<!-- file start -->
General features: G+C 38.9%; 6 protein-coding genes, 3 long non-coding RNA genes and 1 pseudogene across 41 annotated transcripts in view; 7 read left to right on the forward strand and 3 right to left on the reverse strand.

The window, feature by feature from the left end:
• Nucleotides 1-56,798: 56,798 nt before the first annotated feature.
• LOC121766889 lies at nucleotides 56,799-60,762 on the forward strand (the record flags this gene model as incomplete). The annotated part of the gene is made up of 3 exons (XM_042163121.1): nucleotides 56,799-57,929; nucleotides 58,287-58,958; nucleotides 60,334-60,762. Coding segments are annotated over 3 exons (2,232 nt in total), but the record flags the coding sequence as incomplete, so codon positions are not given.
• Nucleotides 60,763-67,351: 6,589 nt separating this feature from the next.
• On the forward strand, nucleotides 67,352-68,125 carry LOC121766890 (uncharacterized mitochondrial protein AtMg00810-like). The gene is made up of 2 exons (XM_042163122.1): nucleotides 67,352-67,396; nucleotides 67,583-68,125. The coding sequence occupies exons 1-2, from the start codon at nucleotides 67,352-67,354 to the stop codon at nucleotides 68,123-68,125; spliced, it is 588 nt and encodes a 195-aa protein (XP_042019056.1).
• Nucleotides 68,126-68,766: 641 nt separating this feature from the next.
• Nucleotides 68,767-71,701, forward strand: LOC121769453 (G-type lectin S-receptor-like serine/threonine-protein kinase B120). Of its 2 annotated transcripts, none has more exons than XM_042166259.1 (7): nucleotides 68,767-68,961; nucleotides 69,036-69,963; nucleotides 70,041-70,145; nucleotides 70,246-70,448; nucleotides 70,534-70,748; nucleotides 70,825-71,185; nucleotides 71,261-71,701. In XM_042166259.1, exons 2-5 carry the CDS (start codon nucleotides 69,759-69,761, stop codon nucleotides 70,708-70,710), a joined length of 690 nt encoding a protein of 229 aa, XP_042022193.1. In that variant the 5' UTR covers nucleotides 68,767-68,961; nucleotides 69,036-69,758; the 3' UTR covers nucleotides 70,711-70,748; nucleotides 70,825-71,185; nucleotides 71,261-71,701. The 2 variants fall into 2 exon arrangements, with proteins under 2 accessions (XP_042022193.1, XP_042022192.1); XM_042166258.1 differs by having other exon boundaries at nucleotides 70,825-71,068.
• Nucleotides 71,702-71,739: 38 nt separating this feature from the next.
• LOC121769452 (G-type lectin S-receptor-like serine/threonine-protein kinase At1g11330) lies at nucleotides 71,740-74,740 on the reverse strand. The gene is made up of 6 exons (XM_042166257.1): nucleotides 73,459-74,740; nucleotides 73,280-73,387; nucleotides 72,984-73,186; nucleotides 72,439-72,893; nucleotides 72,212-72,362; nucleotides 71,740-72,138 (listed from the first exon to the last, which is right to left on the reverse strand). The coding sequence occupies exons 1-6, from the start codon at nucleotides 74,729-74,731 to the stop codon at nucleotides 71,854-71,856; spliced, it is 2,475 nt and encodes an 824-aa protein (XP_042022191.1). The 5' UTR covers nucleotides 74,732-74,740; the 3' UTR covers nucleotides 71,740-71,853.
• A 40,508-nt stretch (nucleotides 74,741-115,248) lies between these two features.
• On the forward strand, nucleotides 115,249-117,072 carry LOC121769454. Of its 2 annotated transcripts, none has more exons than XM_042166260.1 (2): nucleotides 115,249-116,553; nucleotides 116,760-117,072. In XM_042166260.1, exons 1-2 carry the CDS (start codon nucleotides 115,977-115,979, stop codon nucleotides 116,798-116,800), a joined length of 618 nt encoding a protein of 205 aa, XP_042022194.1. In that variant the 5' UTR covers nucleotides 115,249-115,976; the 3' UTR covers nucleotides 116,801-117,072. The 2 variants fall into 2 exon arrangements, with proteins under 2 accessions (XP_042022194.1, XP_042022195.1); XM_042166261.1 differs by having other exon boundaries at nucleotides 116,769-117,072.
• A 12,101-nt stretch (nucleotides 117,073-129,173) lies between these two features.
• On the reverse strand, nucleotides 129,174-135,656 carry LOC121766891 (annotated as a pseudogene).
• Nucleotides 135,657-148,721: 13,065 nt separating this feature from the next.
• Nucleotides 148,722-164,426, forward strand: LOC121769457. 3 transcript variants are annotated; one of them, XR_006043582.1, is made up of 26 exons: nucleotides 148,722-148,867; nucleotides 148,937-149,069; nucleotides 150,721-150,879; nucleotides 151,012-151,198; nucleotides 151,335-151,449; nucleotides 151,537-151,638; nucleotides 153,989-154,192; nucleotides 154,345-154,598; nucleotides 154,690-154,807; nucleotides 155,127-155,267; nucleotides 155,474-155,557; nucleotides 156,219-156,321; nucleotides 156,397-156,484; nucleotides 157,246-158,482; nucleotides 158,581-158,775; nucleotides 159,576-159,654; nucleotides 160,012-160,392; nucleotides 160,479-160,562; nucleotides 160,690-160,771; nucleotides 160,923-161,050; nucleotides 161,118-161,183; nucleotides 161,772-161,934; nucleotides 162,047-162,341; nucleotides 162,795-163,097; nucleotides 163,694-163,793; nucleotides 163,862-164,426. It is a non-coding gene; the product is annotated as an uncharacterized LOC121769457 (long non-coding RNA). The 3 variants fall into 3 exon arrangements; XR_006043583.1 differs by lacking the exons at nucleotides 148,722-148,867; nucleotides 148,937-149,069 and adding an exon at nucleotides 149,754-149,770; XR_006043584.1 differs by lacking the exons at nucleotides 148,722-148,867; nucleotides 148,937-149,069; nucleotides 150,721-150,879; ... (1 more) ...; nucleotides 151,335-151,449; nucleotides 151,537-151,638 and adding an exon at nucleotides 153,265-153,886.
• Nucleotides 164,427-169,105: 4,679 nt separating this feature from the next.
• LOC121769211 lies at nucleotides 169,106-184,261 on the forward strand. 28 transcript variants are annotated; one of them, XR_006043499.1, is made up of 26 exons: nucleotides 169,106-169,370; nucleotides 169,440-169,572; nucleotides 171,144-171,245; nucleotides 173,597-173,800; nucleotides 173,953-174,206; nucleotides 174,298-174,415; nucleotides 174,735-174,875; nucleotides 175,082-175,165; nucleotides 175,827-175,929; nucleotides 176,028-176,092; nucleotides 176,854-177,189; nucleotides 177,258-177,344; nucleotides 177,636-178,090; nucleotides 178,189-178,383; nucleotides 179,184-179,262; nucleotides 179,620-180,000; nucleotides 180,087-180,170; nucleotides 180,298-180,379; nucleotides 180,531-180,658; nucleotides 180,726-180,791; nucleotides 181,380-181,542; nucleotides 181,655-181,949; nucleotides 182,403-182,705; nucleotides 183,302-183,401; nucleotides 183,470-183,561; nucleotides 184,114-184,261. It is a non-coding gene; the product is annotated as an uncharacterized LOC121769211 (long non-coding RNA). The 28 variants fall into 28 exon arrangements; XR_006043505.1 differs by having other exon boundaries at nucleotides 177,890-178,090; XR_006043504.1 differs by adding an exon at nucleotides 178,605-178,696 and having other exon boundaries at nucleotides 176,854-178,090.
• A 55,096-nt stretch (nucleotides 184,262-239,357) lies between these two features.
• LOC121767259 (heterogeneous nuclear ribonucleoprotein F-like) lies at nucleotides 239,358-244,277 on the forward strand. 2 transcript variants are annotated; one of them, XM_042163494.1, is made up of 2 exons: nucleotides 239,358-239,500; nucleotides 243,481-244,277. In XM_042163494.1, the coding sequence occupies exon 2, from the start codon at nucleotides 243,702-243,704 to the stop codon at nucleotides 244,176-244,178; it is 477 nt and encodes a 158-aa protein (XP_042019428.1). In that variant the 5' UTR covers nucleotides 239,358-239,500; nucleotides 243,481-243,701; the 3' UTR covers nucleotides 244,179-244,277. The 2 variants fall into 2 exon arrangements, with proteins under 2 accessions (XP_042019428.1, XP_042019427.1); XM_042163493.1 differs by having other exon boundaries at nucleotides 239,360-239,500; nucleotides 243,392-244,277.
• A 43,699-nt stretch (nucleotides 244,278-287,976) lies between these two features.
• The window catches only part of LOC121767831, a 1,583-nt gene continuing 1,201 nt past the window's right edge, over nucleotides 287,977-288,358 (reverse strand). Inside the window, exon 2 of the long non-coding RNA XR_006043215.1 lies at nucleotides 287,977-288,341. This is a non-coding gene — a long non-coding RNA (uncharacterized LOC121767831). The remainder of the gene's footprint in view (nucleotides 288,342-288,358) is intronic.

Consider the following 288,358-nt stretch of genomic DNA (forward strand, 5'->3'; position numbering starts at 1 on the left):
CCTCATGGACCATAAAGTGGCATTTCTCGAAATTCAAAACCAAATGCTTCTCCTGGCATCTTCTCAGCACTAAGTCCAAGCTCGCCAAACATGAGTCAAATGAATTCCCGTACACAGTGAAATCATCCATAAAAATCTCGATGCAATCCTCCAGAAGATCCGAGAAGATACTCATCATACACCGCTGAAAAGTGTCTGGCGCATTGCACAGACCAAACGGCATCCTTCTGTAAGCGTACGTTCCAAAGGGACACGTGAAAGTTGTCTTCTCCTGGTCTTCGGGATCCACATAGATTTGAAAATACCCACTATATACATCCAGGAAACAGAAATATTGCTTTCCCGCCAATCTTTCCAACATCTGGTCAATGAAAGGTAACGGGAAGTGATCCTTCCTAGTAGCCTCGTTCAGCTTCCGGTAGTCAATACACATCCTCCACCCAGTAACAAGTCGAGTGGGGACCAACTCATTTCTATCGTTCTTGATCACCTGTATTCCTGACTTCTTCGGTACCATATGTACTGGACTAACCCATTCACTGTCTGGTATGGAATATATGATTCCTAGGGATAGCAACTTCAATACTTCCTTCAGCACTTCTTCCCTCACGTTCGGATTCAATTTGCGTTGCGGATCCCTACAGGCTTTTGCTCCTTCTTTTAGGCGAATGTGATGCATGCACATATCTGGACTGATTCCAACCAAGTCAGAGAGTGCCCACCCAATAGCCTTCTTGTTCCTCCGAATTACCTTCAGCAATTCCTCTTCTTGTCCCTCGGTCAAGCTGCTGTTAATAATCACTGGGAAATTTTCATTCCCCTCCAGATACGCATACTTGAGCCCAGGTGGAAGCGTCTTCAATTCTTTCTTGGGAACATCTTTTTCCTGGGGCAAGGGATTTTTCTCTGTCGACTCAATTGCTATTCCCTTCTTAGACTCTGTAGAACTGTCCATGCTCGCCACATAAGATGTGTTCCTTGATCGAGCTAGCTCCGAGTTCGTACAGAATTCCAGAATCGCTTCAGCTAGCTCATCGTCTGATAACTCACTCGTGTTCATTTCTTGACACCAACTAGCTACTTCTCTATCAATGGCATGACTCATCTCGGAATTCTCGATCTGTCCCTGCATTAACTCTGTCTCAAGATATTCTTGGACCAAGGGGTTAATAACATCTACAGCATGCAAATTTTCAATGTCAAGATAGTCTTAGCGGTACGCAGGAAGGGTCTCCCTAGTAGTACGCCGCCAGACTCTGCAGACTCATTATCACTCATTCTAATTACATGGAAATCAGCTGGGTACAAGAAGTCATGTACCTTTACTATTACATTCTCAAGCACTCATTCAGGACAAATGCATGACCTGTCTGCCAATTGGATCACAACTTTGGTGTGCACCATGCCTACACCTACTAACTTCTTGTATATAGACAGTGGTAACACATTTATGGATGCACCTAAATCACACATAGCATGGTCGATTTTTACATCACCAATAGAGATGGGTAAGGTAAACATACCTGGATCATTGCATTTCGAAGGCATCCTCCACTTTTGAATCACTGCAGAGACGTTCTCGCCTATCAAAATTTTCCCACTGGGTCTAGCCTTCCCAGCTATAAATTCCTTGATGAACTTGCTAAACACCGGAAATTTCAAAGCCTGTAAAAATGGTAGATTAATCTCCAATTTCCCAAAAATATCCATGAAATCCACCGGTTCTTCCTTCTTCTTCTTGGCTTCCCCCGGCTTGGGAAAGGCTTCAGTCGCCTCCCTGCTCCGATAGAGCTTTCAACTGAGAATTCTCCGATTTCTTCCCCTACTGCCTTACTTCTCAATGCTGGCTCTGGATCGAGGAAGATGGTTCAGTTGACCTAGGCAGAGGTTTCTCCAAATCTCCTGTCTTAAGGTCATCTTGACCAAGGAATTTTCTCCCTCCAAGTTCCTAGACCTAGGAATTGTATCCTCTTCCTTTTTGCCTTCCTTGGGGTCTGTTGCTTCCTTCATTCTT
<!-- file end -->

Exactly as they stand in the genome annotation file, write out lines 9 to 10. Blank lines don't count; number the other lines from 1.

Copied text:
• Nucleotides 71,702-71,739: 38 nt separating this feature from the next.
• LOC121769452 (G-type lectin S-receptor-like serine/threonine-protein kinase At1g11330) lies at nucleotides 71,740-74,740 on the reverse strand. The gene is made up of 6 exons (XM_042166257.1): nucleotides 73,459-74,740; nucleotides 73,280-73,387; nucleotides 72,984-73,186; nucleotides 72,439-72,893; nucleotides 72,212-72,362; nucleotides 71,740-72,138 (listed from the first exon to the last, which is right to left on the reverse strand). The coding sequence occupies exons 1-6, from the start codon at nucleotides 74,729-74,731 to the stop codon at nucleotides 71,854-71,856; spliced, it is 2,475 nt and encodes an 824-aa protein (XP_042022191.1). The 5' UTR covers nucleotides 74,732-74,740; the 3' UTR covers nucleotides 71,740-71,853.